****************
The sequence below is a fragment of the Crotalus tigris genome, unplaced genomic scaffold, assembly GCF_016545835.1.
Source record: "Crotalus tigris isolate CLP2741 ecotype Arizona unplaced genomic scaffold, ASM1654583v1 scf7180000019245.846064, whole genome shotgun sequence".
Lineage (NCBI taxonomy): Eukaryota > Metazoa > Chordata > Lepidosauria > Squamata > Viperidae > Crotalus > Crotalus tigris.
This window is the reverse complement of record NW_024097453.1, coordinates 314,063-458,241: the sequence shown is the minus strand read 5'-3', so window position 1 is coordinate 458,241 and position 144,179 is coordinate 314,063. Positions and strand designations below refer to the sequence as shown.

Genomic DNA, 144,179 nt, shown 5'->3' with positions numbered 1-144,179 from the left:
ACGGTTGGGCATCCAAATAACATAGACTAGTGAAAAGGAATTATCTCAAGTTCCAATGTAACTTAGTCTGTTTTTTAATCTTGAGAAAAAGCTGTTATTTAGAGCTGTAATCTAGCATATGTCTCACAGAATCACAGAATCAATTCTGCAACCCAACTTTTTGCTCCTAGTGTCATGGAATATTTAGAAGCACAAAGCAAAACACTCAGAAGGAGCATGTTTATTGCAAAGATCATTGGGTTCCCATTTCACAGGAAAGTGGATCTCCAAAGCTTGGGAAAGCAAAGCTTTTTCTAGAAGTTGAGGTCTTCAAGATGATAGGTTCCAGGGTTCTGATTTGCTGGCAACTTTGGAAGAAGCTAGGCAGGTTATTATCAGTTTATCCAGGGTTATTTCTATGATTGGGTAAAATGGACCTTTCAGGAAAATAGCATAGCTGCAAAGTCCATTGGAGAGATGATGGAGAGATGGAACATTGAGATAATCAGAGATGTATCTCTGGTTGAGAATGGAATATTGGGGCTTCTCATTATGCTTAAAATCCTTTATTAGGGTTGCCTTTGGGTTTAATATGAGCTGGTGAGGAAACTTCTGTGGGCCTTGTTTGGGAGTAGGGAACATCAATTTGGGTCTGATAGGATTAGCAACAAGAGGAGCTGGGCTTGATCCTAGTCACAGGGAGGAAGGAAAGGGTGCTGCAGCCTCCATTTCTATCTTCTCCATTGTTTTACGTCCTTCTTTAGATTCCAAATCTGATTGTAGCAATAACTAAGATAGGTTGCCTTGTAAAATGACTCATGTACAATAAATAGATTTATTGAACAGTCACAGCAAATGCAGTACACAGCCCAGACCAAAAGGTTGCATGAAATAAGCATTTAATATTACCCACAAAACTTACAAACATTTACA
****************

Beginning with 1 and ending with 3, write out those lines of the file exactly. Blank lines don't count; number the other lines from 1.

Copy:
The sequence below is a fragment of the Crotalus tigris genome, unplaced genomic scaffold, assembly GCF_016545835.1.
Source record: "Crotalus tigris isolate CLP2741 ecotype Arizona unplaced genomic scaffold, ASM1654583v1 scf7180000019245.846064, whole genome shotgun sequence".
Lineage (NCBI taxonomy): Eukaryota > Metazoa > Chordata > Lepidosauria > Squamata > Viperidae > Crotalus > Crotalus tigris.